"They Saved My Son’s Life"
Family’s First Trip to Harrington ED in Webster Gives 11-Year-Old a Second Chance
On February 4, 2012, 11-year-old Zachary Urbanowski was playing with his cousins at a birthday party in Webster when, suddenly, his mother, Diane, and stepfather, John (Hanley), realized that something was wrong. Zack came upstairs from the basement and started screaming and retching. Then Zack went limp.
Knowing Zack needed immediate medical attention, they drove to the Emergency Department at Harrington HealthCare at Hubbard, just a few minutes away in Webster. “Until then, I never needed to go to a hospital with Zack. We live in Douglas, and we didn’t know what to expect when we carried Zack into the ER,” said Diane.
Immediately upon their arrival, Zack was put on a stretcher while the attending physician, Christian Menard, M.D. and Leah Pigeon, RN consulted with the parents.
Time Was Ticking
"What Zack’s parents described suggested that he might have had a head injury," said Dr. Menard. Within five minutes, he accompanied Zack to receive a CT scan down the hall. Dr. Menard read the images in real time and found blood in the ventricles of the boy’s brain. "There were indications that it was a deep brain injury, which can have devastating consequences, he said.
Zack’s nurses inserted an IV, and Dr. Menard sedated Zack and inserted a tube into his trachea to ensure that Zack would not lose the ability to breathe if the bleeding progressed rapidly. Four Webster paramedics stood by. As soon as Zack was stabilized, they rushed him to UMass Memorial Medical Center, where a neurosurgeon awaited.
"We were only in the Webster ER for a little over 30 minutes, but it was the most anxious moments of my life," said Diane. "I realized Zack’s life was in danger, and all I remember saying was, 'Please save my boy!'"
"During times of trauma like this, it is critical that we are there for the family as well as the patient," said Leah. "I made sure I communicated with the parents and assured them we were doing all we could."
Moving Ahead at UMass
In the UMass ER, physicians performed a ventriculostomy, a procedure in which they drilled two holes into Zack’s brain to drain blood from the ventricles. Zack was then taken to the ICU, where he remained for 16 days.
The Hanleys learned that Zack had suffered a rupture of an aneurysm (an abnormal widening or ballooning of a portion of an artery due to weakness in the wall of the blood vessel). Physicians also reported that Zack had a condition known as an arterial venous malformation (AVM), which means that Zack had a nest of malformed blood vessels in his brain that was likely awaiting rupture since birth.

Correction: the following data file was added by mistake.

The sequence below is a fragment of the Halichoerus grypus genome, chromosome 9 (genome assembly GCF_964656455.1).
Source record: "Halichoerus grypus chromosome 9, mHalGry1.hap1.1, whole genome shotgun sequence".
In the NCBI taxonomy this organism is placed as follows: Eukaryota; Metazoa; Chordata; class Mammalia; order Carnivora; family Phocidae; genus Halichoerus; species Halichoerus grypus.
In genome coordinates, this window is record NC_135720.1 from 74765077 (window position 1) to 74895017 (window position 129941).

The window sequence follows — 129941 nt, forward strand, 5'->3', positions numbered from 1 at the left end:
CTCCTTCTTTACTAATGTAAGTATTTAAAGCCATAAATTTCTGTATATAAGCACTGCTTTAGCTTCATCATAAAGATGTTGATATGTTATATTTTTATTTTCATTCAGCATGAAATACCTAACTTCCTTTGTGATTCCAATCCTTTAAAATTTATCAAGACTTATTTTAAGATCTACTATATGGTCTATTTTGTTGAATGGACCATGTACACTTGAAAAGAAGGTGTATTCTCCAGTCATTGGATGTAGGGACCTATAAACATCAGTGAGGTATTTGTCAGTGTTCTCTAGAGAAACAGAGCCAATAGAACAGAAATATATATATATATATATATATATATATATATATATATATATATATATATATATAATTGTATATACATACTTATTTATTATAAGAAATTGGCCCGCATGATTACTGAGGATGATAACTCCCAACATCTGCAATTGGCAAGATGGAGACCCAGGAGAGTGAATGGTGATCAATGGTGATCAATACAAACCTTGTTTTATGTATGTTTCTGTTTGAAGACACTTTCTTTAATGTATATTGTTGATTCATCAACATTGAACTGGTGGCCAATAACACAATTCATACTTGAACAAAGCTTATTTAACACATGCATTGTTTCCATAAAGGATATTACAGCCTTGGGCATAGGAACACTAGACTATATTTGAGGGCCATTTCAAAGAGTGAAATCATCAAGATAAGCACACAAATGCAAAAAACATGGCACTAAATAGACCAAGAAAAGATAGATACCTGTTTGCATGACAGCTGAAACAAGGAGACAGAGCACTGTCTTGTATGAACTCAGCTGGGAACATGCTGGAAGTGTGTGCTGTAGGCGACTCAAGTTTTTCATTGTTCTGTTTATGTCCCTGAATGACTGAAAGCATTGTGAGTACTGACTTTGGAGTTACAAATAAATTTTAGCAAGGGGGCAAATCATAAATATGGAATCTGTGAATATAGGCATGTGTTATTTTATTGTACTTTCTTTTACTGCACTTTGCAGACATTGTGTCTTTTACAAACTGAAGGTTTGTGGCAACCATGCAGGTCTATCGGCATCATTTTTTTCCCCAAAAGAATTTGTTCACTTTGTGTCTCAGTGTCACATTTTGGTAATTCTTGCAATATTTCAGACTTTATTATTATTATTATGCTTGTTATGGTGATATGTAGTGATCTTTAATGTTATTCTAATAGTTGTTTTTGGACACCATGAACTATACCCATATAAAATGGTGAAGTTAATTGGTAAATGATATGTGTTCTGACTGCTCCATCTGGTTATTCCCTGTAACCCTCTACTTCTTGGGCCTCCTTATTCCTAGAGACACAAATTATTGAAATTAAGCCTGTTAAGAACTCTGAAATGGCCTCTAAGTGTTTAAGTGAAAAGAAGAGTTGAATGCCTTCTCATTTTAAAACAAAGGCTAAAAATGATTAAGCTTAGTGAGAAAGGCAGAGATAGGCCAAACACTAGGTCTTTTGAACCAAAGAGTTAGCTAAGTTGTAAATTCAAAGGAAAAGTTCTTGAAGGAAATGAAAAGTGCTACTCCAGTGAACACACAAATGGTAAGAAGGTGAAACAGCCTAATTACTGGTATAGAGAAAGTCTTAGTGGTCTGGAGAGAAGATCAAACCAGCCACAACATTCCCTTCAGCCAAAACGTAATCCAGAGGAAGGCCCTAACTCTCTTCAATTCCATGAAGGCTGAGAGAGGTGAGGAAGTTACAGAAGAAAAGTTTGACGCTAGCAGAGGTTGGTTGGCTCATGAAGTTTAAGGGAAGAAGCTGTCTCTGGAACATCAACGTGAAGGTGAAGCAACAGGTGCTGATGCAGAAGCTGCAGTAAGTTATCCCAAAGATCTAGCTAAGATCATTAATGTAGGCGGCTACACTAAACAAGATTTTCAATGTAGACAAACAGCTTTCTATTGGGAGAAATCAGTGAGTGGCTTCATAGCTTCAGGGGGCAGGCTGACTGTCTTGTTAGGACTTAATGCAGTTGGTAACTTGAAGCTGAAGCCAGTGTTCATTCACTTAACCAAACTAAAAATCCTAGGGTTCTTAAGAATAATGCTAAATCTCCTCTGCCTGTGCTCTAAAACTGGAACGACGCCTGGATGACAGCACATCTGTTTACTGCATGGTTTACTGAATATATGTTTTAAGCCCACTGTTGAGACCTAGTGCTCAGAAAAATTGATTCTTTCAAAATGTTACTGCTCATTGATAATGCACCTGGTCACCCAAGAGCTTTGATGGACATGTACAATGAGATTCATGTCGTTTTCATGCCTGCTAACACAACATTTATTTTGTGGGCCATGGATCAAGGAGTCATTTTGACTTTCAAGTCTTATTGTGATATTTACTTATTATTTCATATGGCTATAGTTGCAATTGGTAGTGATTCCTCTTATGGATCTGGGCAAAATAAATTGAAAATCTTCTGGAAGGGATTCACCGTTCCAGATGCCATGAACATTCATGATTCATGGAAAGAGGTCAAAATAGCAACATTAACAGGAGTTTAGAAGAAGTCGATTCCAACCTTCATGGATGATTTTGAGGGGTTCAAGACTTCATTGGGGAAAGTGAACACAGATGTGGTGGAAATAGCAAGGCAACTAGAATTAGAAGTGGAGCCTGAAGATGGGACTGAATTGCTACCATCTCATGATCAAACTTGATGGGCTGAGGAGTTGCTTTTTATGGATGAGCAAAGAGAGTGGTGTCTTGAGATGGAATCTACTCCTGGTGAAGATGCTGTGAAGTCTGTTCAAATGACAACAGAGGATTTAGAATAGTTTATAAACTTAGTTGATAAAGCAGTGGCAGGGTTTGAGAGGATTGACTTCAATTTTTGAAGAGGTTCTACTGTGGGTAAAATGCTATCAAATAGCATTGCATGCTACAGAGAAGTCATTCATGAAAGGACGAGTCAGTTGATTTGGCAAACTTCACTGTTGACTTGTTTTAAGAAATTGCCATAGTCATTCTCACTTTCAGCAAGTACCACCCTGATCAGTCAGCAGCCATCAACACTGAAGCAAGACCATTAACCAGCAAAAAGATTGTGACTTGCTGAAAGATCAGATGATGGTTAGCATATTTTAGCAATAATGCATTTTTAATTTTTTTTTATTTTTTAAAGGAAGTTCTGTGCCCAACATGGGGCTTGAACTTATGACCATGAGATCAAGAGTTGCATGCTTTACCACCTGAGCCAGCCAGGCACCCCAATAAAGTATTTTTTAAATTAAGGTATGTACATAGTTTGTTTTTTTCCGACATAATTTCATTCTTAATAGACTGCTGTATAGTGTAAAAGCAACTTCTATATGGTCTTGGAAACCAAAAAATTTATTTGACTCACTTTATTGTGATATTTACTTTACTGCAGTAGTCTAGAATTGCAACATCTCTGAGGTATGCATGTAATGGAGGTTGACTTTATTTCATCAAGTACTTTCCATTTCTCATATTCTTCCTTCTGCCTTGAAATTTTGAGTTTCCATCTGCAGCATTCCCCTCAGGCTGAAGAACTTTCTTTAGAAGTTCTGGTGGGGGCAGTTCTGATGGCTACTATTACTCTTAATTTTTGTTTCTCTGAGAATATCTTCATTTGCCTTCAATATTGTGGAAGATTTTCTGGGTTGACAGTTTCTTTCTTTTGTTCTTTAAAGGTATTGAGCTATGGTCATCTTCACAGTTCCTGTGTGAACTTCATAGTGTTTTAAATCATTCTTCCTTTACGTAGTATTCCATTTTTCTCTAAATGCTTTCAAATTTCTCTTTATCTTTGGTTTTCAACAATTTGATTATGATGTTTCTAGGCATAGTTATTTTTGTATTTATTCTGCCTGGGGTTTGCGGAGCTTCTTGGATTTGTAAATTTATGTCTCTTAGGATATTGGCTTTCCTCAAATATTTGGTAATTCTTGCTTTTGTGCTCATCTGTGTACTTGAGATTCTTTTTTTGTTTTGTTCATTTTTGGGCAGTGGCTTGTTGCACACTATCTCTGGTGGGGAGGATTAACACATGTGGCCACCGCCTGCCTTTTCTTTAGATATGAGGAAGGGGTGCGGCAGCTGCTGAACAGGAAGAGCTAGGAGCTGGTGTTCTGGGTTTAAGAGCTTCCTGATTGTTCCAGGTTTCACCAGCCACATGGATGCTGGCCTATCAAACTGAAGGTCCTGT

"In light of these circumstances, it is astounding that Zack is doing as well as he is," said Dr. Menard. "Head bleeds like this are fortunately rare in children, but they frequently are catastrophic. That Zack has no neurological deficits is a testament to his parents' immediate action, to the exceptional work of our nurses, CT tech, radiologist, and the Webster paramedics, who all cooperated to get him diagnosed, stabilized, and transferred as rapidly as possible, and to the UMass staff that intervened immediately upon his arrival."
During Zack’s hospital stay at UMASS, Dr. Menard and Leah arrived for a visit. "They came here on their own time just to check on Zack," said Diane. "They are, without question, the two most caring and attentive healthcare professionals I have ever dealt with!"
Back Home and Beyond
Finally, Zack was discharged from UMass and returned home. Meanwhile, Dr. Menard and Leah have stayed involved on a personal level. They attended a benefit dinner to help Zack’s parents pay for unexpected medial bills.
Dr. Menard and Leah also attended the March 16th kickoff of the Harrington’s Capital Campaign at Webster to raise funds for the Harrington HealthCare at Hubbard Emergency Department (http://www.harringtonhospital.org/community_support/strengthening_our_future). At the event, John said, "The hardest thing for a parent is not knowing what is going to happen to your child. The Harrington ER in Webster helped to save Zack’s life, and hopefully it will save many more lives in the years to come."
The Hanleys know Zack faces a long road to recovery, including proton beam surgery at MGH, in which radiation therapy is used to directly target the AVM.
Looking back, Diane provides perspective: "We appreciate all the great care we have received along this journey, and it all starts with the ER. If Dr. Menard and Leah weren’t so exceptional, we wouldn’t be talking about Zack’s future."
Dr. Menard added, "Every day at our Emergency Department in Webster, we need to be ready for life-threatening emergencies. We’ve been doing as well as we can, but, with better resources, we can do much more. We need more beds, more space, more patient privacy, and we need to update our equipment. The Capital Campaign will enable us to continue to do what we’ve been doing and to do it better."